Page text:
Consider this scenario:
You’ve heard from someone who works at a meat-packing plant that animals are being treated in ways that are not allowed under federal law. But he’s afraid to blow the whistle; he can’t afford to lose his job. So you take a job there, secretly film the abuse and release the footage to local media outlets, creating an uproar that forces the owner to change his practices.
If a bill now before the Legislature, House Bill 1104, were in effect, you could be the one in trouble. Unless you got the owner’s written consent to film, you committed a gross misdemeanor – even if the facility owner is found guilty of animal cruelty. (The proposed law does not stipulate otherwise.)
In addition to facing a one-year jail sentence and a fine up to $5,000, you would be liable for up to double the “victim’s loss from the commission of the crime.” So if your video resulted in the slaughterhouse losing contracts or being forced to shut down because of his practices, what might double that “loss” come to?
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Laws like HB 1104 have been passed in other states, and they’re under fire in at least two federal courts. Washington’s proposed law is sponsored by state Rep. Joe Schmick, R-Colfax, and had a hearing Tuesday in Olympia before the Public Safety Committee.
Utah’s law is scheduled for trial based on a February 2013 case. A woman was arrested and charged after recording images on her cellphone of what appears to be a sick or injured cow being pushed by a bulldozer. The charge was later dismissed after she provided evidence that she was on public property at the time, but the lawsuit challenging Utah’s law continues.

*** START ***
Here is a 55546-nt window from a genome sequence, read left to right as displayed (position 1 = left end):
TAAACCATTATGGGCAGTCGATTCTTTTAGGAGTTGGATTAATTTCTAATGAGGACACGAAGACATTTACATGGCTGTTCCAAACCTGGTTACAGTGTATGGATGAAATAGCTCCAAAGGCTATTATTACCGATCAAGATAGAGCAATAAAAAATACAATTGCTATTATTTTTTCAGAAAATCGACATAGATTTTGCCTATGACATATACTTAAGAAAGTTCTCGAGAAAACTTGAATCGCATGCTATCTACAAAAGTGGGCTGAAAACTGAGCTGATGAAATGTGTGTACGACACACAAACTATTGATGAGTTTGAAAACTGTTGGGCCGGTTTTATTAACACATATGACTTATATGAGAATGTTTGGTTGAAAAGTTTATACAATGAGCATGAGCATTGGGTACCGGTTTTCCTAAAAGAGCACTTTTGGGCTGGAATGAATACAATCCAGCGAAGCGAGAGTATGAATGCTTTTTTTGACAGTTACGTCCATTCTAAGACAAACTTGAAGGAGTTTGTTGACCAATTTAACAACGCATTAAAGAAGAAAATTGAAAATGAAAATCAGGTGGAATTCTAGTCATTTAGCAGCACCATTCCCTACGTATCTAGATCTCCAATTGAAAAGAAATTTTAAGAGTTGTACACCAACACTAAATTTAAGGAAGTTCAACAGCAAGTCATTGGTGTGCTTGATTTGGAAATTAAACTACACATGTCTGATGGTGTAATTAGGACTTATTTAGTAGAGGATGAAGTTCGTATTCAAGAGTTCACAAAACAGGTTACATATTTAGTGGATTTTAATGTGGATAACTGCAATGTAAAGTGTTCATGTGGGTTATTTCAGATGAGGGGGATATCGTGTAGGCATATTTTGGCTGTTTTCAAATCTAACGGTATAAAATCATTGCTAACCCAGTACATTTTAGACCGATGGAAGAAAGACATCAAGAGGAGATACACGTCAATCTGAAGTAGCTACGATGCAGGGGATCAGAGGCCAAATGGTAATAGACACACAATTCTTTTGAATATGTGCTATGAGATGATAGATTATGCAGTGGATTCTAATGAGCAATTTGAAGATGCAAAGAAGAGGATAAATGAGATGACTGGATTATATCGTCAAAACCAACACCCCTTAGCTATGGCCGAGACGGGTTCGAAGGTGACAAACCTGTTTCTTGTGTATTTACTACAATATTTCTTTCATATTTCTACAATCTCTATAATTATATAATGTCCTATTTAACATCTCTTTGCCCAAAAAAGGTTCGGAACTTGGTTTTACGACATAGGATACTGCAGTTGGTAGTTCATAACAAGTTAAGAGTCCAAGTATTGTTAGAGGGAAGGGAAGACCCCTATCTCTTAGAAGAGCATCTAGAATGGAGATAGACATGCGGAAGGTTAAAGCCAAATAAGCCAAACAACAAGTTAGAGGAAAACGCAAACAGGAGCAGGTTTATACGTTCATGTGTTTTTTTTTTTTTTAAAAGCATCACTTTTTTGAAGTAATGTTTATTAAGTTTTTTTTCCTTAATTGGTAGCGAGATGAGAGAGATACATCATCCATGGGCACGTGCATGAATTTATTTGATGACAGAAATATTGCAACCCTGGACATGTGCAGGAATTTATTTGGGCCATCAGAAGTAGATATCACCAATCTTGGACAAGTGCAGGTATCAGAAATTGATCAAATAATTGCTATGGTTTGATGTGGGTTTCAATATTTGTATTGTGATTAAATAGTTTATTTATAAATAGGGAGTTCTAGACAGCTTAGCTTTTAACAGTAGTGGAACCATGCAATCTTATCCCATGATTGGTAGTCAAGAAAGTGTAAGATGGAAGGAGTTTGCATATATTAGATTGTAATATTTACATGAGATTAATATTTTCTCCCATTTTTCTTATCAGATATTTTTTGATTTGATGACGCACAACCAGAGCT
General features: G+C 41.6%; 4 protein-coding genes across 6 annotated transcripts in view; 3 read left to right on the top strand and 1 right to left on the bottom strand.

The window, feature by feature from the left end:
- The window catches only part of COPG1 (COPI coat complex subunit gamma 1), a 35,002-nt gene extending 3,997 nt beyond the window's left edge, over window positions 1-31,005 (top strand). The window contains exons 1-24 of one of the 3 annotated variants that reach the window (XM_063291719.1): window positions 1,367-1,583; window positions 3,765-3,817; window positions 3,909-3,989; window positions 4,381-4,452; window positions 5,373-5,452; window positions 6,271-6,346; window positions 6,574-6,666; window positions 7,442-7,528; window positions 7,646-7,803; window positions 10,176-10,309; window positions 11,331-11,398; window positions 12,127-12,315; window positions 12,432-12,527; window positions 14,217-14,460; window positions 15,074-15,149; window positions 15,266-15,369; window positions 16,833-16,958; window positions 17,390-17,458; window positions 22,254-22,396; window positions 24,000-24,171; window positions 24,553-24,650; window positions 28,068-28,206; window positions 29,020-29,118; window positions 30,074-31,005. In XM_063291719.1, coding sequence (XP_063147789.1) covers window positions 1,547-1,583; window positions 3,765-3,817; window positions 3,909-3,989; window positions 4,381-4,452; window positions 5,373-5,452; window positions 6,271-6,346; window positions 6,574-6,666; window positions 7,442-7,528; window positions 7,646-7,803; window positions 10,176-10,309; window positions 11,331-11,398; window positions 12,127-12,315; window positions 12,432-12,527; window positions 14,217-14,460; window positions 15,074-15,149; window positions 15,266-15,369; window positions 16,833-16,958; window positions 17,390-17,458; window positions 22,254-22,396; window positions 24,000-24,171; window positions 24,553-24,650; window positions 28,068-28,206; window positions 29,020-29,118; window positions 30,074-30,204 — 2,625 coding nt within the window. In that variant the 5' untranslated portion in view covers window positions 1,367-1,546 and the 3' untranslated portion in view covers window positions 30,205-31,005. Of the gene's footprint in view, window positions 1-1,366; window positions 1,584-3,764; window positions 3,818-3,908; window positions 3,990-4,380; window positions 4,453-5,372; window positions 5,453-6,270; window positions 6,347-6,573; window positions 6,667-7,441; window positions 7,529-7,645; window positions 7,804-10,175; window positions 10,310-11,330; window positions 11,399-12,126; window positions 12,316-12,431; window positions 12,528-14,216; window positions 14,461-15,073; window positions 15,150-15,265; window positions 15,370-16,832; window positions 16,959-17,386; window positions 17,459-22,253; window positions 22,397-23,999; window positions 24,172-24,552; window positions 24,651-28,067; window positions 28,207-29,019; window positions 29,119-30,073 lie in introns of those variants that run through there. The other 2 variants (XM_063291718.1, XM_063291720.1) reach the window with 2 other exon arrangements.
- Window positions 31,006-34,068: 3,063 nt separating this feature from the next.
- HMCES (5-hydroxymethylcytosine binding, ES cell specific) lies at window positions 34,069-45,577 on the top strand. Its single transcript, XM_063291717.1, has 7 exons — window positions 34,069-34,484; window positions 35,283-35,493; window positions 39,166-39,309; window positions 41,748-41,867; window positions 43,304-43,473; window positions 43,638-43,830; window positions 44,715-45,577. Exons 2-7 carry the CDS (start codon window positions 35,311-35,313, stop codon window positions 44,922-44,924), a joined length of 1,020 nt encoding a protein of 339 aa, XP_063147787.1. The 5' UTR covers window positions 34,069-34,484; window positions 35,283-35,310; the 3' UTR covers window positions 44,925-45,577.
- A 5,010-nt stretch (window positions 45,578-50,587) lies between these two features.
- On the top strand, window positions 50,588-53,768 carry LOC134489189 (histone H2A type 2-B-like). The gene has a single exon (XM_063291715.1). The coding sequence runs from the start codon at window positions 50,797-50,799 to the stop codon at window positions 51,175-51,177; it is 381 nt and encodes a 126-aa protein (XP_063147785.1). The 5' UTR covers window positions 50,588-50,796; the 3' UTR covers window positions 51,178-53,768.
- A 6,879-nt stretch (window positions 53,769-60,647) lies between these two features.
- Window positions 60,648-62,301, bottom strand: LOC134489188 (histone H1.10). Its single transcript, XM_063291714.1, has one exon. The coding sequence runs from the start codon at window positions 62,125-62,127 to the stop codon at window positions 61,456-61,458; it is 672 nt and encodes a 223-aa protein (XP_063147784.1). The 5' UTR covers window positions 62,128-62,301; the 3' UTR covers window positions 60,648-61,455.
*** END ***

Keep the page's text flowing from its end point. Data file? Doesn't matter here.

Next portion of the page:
Whose interest is served by these so-called “ag-gag” laws? Certainly not the public’s. If anything, the public’s interest has been well served by undercover whistleblowers who have filmed sometimes illegal activity. Their actions have resulted in improvements to food quality, worker safety and treatment of animals.
Examples include a 2008 California case in which sick animals were illegally slaughtered for the National School Lunch Program, resulting in the second largest meat recall in U.S. history. A 2012 case resulted in cruelty convictions for eight employees of a Wyoming pig farm who had been torturing animals.
Some food producers have reacted to whistleblowers’ reports by changing their practices. The egg industry, for example, is moving away from certain types of cages that limit hens’ mobility. But others have reacted by going after the messenger, using friendly legislators to enact laws that better serve the industry than the public.
There’s also a First Amendment right to consider. These types of bills attempt to quash the free distribution of information through intimidation, sometimes making it illegal to even possess secretly gathered recordings.
Laws that criminalize physical destruction of property by animal rights advocates are one thing. It’s quite another to criminalize the reporting of facts that might be of public interest. Legislators should kill this bill – quickly.